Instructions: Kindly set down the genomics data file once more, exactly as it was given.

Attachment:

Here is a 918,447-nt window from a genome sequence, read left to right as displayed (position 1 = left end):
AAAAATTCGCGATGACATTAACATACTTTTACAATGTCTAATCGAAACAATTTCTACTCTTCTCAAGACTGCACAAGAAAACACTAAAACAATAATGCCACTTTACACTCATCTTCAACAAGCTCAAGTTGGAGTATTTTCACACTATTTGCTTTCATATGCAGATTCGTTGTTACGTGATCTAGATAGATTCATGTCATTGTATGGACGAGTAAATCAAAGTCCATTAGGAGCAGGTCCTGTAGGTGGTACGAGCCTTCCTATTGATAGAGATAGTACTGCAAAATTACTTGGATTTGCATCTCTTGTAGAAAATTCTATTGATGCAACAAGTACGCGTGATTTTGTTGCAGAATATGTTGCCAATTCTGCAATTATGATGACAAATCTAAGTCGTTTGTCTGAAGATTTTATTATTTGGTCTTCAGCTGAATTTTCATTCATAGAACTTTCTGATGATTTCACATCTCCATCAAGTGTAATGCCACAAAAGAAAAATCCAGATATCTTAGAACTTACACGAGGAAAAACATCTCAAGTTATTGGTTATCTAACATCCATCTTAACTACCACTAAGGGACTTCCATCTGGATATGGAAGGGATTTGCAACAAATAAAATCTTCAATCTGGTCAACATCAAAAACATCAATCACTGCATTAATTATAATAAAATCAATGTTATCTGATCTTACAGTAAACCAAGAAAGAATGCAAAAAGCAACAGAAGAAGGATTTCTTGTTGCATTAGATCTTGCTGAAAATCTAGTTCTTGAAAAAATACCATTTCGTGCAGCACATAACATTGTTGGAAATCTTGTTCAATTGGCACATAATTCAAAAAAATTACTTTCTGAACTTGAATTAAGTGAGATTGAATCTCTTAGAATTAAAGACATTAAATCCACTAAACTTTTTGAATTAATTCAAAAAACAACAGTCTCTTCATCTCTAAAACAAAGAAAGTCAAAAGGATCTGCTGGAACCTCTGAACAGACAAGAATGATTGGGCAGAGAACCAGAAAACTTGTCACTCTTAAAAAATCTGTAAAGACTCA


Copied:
Here is a 918,447-nt window from a genome sequence, read left to right as displayed (position 1 = left end):
AAAAATTCGCGATGACATTAACATACTTTTACAATGTCTAATCGAAACAATTTCTACTCTTCTCAAGACTGCACAAGAAAACACTAAAACAATAATGCCACTTTACACTCATCTTCAACAAGCTCAAGTTGGAGTATTTTCACACTATTTGCTTTCATATGCAGATTCGTTGTTACGTGATCTAGATAGATTCATGTCATTGTATGGACGAGTAAATCAAAGTCCATTAGGAGCAGGTCCTGTAGGTGGTACGAGCCTTCCTATTGATAGAGATAGTACTGCAAAATTACTTGGATTTGCATCTCTTGTAGAAAATTCTATTGATGCAACAAGTACGCGTGATTTTGTTGCAGAATATGTTGCCAATTCTGCAATTATGATGACAAATCTAAGTCGTTTGTCTGAAGATTTTATTATTTGGTCTTCAGCTGAATTTTCATTCATAGAACTTTCTGATGATTTCACATCTCCATCAAGTGTAATGCCACAAAAGAAAAATCCAGATATCTTAGAACTTACACGAGGAAAAACATCTCAAGTTATTGGTTATCTAACATCCATCTTAACTACCACTAAGGGACTTCCATCTGGATATGGAAGGGATTTGCAACAAATAAAATCTTCAATCTGGTCAACATCAAAAACATCAATCACTGCATTAATTATAATAAAATCAATGTTATCTGATCTTACAGTAAACCAAGAAAGAATGCAAAAAGCAACAGAAGAAGGATTTCTTGTTGCATTAGATCTTGCTGAAAATCTAGTTCTTGAAAAAATACCATTTCGTGCAGCACATAACATTGTTGGAAATCTTGTTCAATTGGCACATAATTCAAAAAAATTACTTTCTGAACTTGAATTAAGTGAGATTGAATCTCTTAGAATTAAAGACATTAAATCCACTAAACTTTTTGAATTAATTCAAAAAACAACAGTCTCTTCATCTCTAAAACAAAGAAAGTCAAAAGGATCTGCTGGAACCTCTGAACAGACAAGAATGATTGGGCAGAGAACCAGAAAACTTGTCACTCTTAAAAAATCTGTAAAGACTCA